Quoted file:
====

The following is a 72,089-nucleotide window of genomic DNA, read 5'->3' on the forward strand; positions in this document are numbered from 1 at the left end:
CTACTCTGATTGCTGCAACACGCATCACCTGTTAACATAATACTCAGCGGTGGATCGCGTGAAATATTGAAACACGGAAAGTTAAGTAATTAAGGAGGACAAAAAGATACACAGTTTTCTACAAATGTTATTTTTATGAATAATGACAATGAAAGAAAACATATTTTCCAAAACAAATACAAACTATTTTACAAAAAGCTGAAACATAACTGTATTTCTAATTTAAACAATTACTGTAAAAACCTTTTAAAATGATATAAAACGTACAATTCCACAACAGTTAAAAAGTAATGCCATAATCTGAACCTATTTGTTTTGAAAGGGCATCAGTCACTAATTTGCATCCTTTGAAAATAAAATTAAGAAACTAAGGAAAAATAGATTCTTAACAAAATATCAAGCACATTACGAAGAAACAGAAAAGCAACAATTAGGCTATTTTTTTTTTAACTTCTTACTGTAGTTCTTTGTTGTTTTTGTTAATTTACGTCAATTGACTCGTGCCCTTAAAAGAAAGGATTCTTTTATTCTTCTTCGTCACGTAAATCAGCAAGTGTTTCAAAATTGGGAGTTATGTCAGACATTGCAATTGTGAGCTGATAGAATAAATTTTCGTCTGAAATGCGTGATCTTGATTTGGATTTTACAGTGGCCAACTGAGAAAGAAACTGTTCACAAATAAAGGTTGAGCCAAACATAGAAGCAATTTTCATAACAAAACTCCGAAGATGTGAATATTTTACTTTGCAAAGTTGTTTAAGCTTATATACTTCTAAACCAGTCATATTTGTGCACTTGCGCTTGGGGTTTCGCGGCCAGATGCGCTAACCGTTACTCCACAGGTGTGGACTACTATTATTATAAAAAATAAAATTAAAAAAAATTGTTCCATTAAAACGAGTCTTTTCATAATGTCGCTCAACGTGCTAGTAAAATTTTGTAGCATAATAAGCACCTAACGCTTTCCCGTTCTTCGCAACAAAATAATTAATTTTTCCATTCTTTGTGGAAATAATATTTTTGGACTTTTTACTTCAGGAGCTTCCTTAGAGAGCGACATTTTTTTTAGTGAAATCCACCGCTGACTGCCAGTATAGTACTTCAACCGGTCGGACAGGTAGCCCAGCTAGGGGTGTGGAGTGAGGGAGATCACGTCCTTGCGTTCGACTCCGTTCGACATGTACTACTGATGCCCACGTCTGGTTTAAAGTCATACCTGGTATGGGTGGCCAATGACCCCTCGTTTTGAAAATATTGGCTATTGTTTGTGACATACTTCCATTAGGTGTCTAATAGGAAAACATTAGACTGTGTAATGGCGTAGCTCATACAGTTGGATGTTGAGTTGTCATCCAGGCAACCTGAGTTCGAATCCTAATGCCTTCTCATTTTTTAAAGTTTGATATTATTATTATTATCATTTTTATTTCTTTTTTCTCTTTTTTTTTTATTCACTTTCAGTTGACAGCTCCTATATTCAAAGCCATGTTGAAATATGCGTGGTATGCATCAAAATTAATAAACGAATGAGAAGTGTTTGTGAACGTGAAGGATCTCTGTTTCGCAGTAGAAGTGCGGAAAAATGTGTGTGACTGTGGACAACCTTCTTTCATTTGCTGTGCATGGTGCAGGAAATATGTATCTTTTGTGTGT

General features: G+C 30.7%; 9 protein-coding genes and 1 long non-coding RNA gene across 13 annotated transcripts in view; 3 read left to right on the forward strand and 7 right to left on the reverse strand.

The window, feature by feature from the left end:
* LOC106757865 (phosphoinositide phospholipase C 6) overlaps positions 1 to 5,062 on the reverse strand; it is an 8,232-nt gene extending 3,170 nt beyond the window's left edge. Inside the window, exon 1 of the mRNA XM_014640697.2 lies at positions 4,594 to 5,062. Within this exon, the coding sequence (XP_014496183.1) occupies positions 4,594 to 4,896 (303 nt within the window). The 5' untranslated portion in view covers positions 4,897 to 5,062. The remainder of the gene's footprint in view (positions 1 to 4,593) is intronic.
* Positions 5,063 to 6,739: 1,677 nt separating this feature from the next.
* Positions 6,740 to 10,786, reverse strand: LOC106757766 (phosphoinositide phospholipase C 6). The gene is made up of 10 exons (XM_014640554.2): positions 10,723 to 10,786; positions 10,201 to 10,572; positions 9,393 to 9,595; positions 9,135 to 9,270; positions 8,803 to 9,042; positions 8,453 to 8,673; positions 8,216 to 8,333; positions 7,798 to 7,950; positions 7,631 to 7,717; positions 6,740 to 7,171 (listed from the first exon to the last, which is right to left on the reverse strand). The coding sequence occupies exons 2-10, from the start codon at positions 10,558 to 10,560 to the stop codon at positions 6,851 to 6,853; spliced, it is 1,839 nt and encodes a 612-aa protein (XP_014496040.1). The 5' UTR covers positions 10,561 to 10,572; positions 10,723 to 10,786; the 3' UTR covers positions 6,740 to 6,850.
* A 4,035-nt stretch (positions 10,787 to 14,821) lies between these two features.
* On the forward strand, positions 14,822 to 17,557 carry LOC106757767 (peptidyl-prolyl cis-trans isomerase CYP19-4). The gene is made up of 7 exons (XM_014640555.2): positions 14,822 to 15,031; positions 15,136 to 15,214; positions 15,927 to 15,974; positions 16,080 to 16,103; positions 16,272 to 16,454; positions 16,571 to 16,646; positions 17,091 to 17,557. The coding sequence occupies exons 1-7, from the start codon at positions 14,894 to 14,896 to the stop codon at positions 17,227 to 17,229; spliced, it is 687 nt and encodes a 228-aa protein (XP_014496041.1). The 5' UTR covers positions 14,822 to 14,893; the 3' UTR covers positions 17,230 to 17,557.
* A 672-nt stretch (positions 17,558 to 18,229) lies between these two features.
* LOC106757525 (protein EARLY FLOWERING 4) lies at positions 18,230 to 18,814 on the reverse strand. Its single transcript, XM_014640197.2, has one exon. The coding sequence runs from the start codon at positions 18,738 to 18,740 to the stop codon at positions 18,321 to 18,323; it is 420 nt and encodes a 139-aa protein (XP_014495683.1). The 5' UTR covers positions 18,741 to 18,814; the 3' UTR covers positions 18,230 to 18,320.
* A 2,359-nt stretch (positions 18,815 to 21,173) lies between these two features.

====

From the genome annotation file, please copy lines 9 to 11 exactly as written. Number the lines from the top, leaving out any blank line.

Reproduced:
* On the forward strand, positions 14,822 to 17,557 carry LOC106757767 (peptidyl-prolyl cis-trans isomerase CYP19-4). The gene is made up of 7 exons (XM_014640555.2): positions 14,822 to 15,031; positions 15,136 to 15,214; positions 15,927 to 15,974; positions 16,080 to 16,103; positions 16,272 to 16,454; positions 16,571 to 16,646; positions 17,091 to 17,557. The coding sequence occupies exons 1-7, from the start codon at positions 14,894 to 14,896 to the stop codon at positions 17,227 to 17,229; spliced, it is 687 nt and encodes a 228-aa protein (XP_014496041.1). The 5' UTR covers positions 14,822 to 14,893; the 3' UTR covers positions 17,230 to 17,557.
* A 672-nt stretch (positions 17,558 to 18,229) lies between these two features.
* LOC106757525 (protein EARLY FLOWERING 4) lies at positions 18,230 to 18,814 on the reverse strand. Its single transcript, XM_014640197.2, has one exon. The coding sequence runs from the start codon at positions 18,738 to 18,740 to the stop codon at positions 18,321 to 18,323; it is 420 nt and encodes a 139-aa protein (XP_014495683.1). The 5' UTR covers positions 18,741 to 18,814; the 3' UTR covers positions 18,230 to 18,320.